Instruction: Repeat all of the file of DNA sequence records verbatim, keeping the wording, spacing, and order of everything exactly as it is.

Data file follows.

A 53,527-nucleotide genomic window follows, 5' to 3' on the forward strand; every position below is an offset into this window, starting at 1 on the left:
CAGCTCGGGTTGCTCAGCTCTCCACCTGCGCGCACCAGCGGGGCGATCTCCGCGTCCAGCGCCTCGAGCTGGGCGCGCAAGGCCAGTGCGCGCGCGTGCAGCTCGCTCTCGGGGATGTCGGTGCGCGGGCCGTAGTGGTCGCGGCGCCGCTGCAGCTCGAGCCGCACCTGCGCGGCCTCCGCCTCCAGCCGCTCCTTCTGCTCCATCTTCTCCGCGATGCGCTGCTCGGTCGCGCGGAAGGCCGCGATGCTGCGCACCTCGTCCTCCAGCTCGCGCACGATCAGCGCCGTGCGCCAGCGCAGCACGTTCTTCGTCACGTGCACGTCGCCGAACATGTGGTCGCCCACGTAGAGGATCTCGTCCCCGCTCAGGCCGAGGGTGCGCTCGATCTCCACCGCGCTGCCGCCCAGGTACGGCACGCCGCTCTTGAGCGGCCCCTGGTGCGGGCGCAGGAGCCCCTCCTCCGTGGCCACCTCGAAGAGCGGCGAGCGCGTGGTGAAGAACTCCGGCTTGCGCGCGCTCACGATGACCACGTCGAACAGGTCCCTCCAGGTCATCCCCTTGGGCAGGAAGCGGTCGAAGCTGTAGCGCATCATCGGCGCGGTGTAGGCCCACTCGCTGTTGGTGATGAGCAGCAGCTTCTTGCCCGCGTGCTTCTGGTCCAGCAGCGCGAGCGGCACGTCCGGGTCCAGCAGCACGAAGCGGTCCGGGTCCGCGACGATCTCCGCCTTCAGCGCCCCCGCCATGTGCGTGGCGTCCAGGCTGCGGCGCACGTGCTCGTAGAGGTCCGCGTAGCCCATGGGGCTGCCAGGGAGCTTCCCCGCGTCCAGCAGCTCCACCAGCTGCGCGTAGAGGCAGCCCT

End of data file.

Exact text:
A 53,527-nucleotide genomic window follows, 5' to 3' on the forward strand; every position below is an offset into this window, starting at 1 on the left:
CAGCTCGGGTTGCTCAGCTCTCCACCTGCGCGCACCAGCGGGGCGATCTCCGCGTCCAGCGCCTCGAGCTGGGCGCGCAAGGCCAGTGCGCGCGCGTGCAGCTCGCTCTCGGGGATGTCGGTGCGCGGGCCGTAGTGGTCGCGGCGCCGCTGCAGCTCGAGCCGCACCTGCGCGGCCTCCGCCTCCAGCCGCTCCTTCTGCTCCATCTTCTCCGCGATGCGCTGCTCGGTCGCGCGGAAGGCCGCGATGCTGCGCACCTCGTCCTCCAGCTCGCGCACGATCAGCGCCGTGCGCCAGCGCAGCACGTTCTTCGTCACGTGCACGTCGCCGAACATGTGGTCGCCCACGTAGAGGATCTCGTCCCCGCTCAGGCCGAGGGTGCGCTCGATCTCCACCGCGCTGCCGCCCAGGTACGGCACGCCGCTCTTGAGCGGCCCCTGGTGCGGGCGCAGGAGCCCCTCCTCCGTGGCCACCTCGAAGAGCGGCGAGCGCGTGGTGAAGAACTCCGGCTTGCGCGCGCTCACGATGACCACGTCGAACAGGTCCCTCCAGGTCATCCCCTTGGGCAGGAAGCGGTCGAAGCTGTAGCGCATCATCGGCGCGGTGTAGGCCCACTCGCTGTTGGTGATGAGCAGCAGCTTCTTGCCCGCGTGCTTCTGGTCCAGCAGCGCGAGCGGCACGTCCGGGTCCAGCAGCACGAAGCGGTCCGGGTCCGCGACGATCTCCGCCTTCAGCGCCCCCGCCATGTGCGTGGCGTCCAGGCTGCGGCGCACGTGCTCGTAGAGGTCCGCGTAGCCCATGGGGCTGCCAGGGAGCTTCCCCGCGTCCAGCAGCTCCACCAGCTGCGCGTAGAGGCAGCCCT